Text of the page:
There’s a good bit of talk going on about the sometimes-conflicting agendas of CMOs and CIOs − and for good reason. Digital platforms put pressure on CMOs to use a wealth of new technologies to track and make sense of an avalanche of data to drive revenue. There’s no question that the proliferation of tools ranging from web to social and mobile analytics has amplified the place of marketing in the technology stack. And now PricewaterhouseCoopers (PwC) comes along with a report that top-performing companies tend to have CMOs and CIOs with strong relationships. That’s one of the findings in PwC’s Annual Digital IQ Survey in 2014. The study published earlier this spring included more than 1,400 business and technology executives. Almost three quarters (70%) of the top performers — those organizations in the upper quartile ranked on the basis of revenue growth, profitability and innovation — also reported strong relationships between these two leaders. But nearly half of the businesses in the study (49%) do not have strong CIO-CMO relationships, according to PwC.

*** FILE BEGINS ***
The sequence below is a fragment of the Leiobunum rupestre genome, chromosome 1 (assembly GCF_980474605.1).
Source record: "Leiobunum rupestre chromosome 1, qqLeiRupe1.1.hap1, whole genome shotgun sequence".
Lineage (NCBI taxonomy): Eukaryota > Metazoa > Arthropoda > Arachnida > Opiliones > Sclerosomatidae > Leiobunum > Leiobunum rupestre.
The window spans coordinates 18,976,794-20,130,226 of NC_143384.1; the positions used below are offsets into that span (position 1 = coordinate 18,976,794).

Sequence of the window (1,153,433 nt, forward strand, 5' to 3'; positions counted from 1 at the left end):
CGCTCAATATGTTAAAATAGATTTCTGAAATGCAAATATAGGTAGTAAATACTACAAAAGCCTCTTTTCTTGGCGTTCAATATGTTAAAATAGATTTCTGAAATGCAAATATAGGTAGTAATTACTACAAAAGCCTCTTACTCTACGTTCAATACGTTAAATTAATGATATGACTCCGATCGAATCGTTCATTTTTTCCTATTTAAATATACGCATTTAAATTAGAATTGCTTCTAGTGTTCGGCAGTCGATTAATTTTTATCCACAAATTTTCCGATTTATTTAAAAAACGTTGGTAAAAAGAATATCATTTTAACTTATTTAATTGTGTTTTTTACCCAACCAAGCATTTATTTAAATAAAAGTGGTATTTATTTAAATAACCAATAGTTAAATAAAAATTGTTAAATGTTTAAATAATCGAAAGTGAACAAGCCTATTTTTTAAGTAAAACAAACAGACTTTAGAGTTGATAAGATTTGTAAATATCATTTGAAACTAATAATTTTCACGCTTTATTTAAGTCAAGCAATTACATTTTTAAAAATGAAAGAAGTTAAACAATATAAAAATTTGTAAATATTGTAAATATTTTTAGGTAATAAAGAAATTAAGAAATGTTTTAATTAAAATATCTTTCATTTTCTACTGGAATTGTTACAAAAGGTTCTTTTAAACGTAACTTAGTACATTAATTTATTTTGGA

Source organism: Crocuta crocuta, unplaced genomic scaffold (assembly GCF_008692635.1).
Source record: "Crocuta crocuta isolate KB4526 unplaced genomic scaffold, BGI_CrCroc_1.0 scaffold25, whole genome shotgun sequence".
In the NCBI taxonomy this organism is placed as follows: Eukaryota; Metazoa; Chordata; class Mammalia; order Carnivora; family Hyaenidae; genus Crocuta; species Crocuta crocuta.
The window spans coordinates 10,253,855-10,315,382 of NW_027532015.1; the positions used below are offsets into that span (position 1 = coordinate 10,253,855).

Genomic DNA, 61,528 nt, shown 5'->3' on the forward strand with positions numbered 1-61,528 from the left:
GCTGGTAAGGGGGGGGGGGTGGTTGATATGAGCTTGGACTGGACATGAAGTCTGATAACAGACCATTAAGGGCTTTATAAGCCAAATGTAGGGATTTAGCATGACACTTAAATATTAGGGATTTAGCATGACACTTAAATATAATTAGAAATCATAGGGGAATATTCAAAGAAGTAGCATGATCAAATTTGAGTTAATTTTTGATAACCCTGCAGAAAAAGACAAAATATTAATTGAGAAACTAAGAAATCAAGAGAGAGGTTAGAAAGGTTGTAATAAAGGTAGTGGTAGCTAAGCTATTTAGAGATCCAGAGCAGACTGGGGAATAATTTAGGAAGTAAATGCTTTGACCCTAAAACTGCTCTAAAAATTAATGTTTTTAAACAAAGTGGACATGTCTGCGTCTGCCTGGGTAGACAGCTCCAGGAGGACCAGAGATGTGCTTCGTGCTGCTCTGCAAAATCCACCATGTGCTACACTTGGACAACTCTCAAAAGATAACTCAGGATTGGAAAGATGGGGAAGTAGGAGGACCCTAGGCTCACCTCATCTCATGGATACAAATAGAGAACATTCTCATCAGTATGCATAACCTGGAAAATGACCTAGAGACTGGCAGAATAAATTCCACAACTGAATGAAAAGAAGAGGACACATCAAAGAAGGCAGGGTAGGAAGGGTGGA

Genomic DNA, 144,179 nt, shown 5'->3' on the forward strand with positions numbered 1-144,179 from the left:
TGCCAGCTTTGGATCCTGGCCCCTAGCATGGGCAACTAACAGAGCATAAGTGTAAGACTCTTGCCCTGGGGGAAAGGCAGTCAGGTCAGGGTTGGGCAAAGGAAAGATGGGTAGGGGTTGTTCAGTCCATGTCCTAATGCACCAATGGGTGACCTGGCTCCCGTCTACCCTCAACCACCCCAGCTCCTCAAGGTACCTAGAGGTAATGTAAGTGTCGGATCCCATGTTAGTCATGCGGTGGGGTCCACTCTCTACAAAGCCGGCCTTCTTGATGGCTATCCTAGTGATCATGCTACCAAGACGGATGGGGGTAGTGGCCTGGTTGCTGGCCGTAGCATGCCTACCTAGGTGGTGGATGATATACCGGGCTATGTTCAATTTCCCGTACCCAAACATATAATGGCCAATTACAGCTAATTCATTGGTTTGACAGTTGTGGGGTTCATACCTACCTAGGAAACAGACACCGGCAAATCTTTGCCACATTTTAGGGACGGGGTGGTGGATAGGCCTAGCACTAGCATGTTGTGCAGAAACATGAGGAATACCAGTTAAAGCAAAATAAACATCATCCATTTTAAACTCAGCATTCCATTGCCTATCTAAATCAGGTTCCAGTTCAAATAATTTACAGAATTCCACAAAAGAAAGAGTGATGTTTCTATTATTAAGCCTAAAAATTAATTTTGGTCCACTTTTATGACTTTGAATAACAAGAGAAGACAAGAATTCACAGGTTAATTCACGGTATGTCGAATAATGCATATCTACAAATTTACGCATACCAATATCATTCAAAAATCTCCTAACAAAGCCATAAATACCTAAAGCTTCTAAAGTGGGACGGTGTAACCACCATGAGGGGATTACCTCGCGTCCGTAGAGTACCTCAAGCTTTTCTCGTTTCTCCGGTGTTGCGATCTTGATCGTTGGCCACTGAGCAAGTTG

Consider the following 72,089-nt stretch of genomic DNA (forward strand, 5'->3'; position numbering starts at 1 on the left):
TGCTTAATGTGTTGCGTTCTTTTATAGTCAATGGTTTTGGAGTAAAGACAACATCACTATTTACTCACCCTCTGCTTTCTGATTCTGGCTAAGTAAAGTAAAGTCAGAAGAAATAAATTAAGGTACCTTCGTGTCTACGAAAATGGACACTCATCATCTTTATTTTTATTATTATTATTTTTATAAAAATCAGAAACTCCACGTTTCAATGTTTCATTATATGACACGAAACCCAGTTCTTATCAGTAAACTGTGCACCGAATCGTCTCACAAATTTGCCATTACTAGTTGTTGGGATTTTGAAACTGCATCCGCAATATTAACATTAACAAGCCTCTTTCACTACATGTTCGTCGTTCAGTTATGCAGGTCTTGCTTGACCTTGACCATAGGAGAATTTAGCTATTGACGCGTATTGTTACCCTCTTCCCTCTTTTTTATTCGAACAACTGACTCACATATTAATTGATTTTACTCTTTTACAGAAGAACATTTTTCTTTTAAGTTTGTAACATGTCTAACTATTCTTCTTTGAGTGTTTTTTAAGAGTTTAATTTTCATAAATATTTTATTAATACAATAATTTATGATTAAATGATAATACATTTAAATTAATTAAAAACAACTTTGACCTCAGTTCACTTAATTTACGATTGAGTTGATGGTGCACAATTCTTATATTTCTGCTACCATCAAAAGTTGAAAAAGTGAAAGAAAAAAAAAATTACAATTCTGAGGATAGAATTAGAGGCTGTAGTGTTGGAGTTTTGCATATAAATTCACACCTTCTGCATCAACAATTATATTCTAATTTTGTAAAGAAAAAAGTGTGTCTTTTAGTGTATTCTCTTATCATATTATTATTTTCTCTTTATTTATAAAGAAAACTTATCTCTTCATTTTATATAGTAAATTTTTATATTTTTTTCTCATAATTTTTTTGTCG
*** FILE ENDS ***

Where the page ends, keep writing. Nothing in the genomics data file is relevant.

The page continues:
The world knows who won the 2014 FIFA World Cup this past Sunday, but the dust has not yet settled on another question. Who won the war of the brands? Sponsors and advertisers spent lavishly, producing memorable Tweets, memes, posts, pins, videos and campaigns combining them all − along with a few blunders. But one thing is clear. One of the big winners was social media. Fast Company, in fact called it right when it took a look back at “The Brands That Won (and Lost) the Twitter World Cup.”